The first is when the spouse that manages the finances happens to be the one that passes away, leaving the surviving spouse to figure out their financial situation, during a time they are already emotionally distressed. This can often lead to serious financial mistakes and leaves the potential for the surviving spouse to be taken advantage.
A spouse’s passing also can decrease the income of a household enough to cause problems if the couple is depending on pensions or Social Security for a large portion of their spending. It is very common that the survivor benefit of a pension is only a percentage of the normal benefit, and cuts the surviving spouse’s income significantly. The money coming in from Social Security will decrease as well – though the surviving spouse will receive the higher of the two individual benefit amounts, it will be lower than the combined amount the couple was used to.
The solution: Though it is not always the most pleasant thing to think about, it is vitally important to plan for a spouse’s passing, especially if it is the spouse who manages the household finances. It is vitally important to designate a person to keep in the loop on all your finances and help the surviving spouse manage the transition into an independent life.
Your retirement plan should realistically look at any reductions in income should a spouse pass away, and see if the surviving spouse can maintain the same lifestyle. If the reductions in spending would be too much to handle, you may need to address that risk by spending less now to make sure you have enough assets to make up that gap in spending, or perhaps use some form of life insurance to serve the same purpose.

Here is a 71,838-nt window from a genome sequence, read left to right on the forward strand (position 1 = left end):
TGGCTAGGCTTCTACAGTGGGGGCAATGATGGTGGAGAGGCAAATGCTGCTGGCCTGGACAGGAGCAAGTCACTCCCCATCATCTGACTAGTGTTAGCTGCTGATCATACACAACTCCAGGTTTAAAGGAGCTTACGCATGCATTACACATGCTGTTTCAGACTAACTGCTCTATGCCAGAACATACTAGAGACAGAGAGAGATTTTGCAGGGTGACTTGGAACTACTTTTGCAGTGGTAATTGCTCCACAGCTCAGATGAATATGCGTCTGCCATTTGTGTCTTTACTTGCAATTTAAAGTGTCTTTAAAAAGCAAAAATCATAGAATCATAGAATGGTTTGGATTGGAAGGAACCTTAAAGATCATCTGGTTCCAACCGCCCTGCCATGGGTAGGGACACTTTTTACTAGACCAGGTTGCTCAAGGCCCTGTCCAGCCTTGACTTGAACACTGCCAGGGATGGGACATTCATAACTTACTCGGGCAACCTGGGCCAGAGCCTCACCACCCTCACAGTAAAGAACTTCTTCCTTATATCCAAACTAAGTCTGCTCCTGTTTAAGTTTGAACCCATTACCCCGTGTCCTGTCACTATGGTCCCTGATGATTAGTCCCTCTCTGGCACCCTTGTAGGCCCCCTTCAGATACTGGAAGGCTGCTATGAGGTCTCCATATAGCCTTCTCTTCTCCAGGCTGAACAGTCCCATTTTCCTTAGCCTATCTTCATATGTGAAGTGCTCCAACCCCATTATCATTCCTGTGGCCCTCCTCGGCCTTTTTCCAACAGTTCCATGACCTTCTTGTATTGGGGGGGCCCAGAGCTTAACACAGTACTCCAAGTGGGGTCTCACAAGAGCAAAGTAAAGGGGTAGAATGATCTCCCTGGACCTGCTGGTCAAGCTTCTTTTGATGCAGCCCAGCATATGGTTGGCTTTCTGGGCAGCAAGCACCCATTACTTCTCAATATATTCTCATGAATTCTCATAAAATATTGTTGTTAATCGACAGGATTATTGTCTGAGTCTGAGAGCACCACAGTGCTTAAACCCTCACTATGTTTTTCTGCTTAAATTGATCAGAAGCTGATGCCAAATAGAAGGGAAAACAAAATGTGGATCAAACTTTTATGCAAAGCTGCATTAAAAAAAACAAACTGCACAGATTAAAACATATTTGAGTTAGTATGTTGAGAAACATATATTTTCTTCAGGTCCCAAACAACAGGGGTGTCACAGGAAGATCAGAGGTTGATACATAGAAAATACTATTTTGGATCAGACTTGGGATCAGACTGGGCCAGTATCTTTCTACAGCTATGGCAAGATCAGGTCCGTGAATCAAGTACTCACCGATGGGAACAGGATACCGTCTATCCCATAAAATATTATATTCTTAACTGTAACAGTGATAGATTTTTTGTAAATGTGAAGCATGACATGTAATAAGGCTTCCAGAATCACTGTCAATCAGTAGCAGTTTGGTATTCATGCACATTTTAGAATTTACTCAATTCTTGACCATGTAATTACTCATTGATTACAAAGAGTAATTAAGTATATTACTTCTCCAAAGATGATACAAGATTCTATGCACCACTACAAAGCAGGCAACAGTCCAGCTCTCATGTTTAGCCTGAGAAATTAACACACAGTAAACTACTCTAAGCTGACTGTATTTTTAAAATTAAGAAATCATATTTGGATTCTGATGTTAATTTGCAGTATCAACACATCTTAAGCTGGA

The risks mentioned above are just some of the many risks facing people entering a multi-decade retirement. Odds are you will face not just one, but several.
The most important thing for retirees or future retirees who recognize these risks, is to take action to make sure they don’t materialize into serious problems. If you can’t do that yourself, it is often helpful to find an advisor or other financial professional to spot these types of risks, and to create a plan to avoid them.
Whichever route you choose, make sure you address these risks now to avoid problems down the road. Your happily-retired and financially-secure future self will thank you for it.
Paul R. Ruedi, CFP® is a financial advisor at Ruedi Wealth Management in Plano, Texas.
Paul has been quoted in news publications including USA Today, Forbes, The New York Times, Dallas Morning News, Inc.com, Business Insider, US News and World Report, GoBankingRates, The Street, NerdWallet, and The Penny Hoarder. He also writes articles that have been featured in CNBC, Investopedia, Yahoo Finance, Nasdaq, and MSN Money. He was named one of Investopedia's Top 100 Most Influential Financial Advisors in 2018.